CFP: The Legacy of Radiohead's 'The Bends' 20 Years On [Deadlines: 29 Jan / 12 Feb]

 

Latest Posts

Bookmark and Share
Text:AAA
Friday, Jan 23, 2015
Far Cry 4 looks and plays like a shooter, but it doesn't feel like a shooter. It is really about my quest for collectibles and the chaos that erupts along the way.

Far Cry 4 is ostensibly a shooter, but I find that I spend more time looking at and searching for things while I play it than I do shooting things. I still shoot things of course, but that’s not the point of the game. The point of the game is everything that precedes the shooting: walking, running, driving, crawling, scouting, marking targets, listening, watching, planning, hunting—my trek through the world. Even when combat explodes around me, the shooting is ancillary—just a thing to do to keep me alive, not the reason to stay alive. Far Cry 4 is an adventure game, not a shooting game, and I mean that in the classic sense of the word, not as it normally applies to video games.


Bookmark and Share
Text:AAA
Thursday, Jan 22, 2015
The Australian artist creates a poignant illustration of displacement in her video installation, Citizens Band.

Australian video artist Angelica Mesiti examined the conflict between private space and public performance in Citizens Band, an installation comprised of four projected videos at the Williams College Museum of Art, Williamstown, Massachusettes, 24 October 2014—4 January 2015. Four projected videos comprised the exhibition; each showed a musician performing in a public or semi-public space. All of the performers were displaced. They performed works from their homeland in their adopted countries; Cameroon, Algeria, Mongolia and Sudan. They migrated to large cities like Paris, Sydney and Brisbane.


Bookmark and Share
Text:AAA
Thursday, Jan 22, 2015
A relentless sales pitch aimed at Midwestern "moms" grates in this Indian cookbook. Ignore the patter and focus on the recipes.

Readers demand far more from modern cookbooks than just useful recipe collections. Authors must be Personalities, expertly ushering readers through a dish’s every possible nuance. We turn to cookbooks for lifestyle advice on diet, decor, and entertaining. Increasingly, cookbooks are art objects, brimming with gorgeous photography. Authors like Naomi Duguid, Claudia Roden, and Paula Wolfert publish meticulously researched cookbooks delving deeply into various cultures through food. 


Atop this sits the world of social media. It’s no longer possible to publish a cookbook without a website, a blog, a twitter feed, a Facebook page.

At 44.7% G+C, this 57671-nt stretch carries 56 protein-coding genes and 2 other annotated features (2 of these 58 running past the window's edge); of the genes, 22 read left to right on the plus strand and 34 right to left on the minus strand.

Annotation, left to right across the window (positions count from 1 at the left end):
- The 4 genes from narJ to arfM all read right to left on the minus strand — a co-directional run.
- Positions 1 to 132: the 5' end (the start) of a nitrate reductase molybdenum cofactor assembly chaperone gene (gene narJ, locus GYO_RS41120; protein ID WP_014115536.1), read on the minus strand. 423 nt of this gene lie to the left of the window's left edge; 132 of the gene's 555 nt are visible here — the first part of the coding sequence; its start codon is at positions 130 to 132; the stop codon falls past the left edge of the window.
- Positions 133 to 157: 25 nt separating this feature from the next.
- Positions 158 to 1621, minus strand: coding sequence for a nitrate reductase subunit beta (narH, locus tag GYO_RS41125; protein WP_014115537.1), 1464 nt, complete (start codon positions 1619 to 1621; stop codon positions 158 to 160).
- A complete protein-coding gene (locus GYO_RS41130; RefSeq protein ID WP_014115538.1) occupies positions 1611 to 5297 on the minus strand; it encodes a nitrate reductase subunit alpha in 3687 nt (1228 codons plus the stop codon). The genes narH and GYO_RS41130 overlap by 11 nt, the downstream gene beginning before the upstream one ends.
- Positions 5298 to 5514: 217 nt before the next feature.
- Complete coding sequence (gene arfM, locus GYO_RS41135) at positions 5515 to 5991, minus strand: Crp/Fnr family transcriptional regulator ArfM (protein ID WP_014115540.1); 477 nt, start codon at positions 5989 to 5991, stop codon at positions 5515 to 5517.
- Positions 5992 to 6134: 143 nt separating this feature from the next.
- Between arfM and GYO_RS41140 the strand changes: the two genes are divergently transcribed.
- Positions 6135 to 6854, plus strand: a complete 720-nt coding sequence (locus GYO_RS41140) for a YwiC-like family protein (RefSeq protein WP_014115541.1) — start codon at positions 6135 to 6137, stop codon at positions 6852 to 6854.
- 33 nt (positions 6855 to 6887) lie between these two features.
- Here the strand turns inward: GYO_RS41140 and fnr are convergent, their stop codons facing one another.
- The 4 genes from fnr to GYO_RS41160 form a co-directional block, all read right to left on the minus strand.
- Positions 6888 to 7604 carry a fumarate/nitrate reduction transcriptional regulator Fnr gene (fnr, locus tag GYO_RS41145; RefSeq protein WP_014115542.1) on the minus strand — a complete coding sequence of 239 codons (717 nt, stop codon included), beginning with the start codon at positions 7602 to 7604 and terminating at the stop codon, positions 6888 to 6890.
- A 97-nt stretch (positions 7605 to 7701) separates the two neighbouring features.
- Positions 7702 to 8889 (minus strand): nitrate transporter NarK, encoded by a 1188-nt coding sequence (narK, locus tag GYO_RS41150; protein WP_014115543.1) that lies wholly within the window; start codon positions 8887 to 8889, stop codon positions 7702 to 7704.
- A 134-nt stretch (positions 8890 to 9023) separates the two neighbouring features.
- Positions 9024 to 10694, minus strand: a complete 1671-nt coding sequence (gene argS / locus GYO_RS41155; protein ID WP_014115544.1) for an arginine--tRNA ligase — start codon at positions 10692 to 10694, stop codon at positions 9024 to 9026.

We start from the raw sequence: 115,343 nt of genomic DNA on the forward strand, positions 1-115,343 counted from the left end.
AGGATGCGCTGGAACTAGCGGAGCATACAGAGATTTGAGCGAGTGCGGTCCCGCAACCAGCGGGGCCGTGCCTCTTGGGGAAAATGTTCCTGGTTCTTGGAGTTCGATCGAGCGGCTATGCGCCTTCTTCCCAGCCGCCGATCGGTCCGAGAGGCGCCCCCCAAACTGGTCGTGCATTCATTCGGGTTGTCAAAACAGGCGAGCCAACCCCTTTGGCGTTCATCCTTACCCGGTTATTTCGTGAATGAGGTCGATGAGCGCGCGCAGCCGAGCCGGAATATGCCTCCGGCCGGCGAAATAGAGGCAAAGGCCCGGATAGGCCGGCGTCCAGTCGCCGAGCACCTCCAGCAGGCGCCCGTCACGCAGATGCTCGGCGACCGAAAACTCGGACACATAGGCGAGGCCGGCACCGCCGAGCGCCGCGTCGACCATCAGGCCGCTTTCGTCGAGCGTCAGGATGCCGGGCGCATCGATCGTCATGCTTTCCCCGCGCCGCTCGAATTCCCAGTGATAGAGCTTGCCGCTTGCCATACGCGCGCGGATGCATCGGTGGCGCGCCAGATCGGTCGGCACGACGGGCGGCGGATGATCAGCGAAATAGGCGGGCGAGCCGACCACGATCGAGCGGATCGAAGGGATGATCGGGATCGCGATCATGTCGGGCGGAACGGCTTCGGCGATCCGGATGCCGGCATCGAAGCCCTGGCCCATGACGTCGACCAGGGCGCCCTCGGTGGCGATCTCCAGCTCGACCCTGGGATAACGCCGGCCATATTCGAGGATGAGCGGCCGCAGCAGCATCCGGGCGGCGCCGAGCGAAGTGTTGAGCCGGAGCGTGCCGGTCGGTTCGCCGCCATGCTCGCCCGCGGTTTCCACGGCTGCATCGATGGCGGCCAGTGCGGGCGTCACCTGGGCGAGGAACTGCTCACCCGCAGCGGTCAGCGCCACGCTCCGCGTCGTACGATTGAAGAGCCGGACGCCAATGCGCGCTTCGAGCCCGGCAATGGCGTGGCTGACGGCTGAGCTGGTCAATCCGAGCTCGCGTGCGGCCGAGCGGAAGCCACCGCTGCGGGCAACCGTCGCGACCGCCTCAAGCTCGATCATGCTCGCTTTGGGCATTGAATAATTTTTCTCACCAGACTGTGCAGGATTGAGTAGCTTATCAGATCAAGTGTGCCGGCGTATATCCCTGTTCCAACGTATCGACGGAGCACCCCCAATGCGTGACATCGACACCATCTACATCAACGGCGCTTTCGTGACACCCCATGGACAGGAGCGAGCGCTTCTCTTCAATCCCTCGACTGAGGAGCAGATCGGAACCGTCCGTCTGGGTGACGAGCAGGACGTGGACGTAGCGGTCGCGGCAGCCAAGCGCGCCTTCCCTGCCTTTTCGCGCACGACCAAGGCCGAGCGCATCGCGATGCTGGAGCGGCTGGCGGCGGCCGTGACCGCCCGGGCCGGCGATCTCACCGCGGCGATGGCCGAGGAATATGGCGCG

What, then, defines a good cookbook?


Bookmark and Share
Text:AAA
Thursday, Jan 22, 2015
by PopMatters Staff
Americana hero Steve Earle returns with Terraplane releasing via New West on 17 February.

By way of preview, Earle performs one of the album’s new songs, “You’re The Best Lover That I Ever Had”, solo on a porch.



Bookmark and Share
Text:AAA
Thursday, Jan 22, 2015
by PopMatters Staff
PopMatters seeks essays on the musical aspects, the influences, and the legacy of Radiohead's The Bends, with emphasis on the record's importance in the grand scheme of music.

Pitch Deadline: 29 January 2015
Final Deadline: 12 February 2015
Contact: Sarah Zupko and Brice Ezell
Email: editor@popmatters.com / ezell@popmatters.com


In 1992, Radiohead emerged with the monster hit “Creep”, which they then followed up with the full-length LP Pablo Honey in 1993. While “Creep” got the band’s name out there in a huge way, few expected the quantum leap forward in songwriting that is The Bends, Radiohead’s era-defining 1995 sophomore album. For many, The Bends marks Radiohead’s single-greatest statement, the de facto alternative rock album that trumps even the highly acclaimed OK Computer (1997).


The Bends is 12 songs, perfectly arranged, each running three to five minutes. Together they form the blueprint on which so many rock bands owe their entire careers, particularly those in the alternative rock fold. Even though Radiohead would go on to substantially deviate from this format with records like Kid A and Amnesiac, the formula established by The Bends is a cornerstone of ‘90s rock music.


Now on PopMatters
PM Picks
Announcements

© 1999-2015 PopMatters.com. All rights reserved.
PopMatters.com™ and PopMatters™ are trademarks
of PopMatters Media, Inc.

PopMatters is wholly independently owned and operated.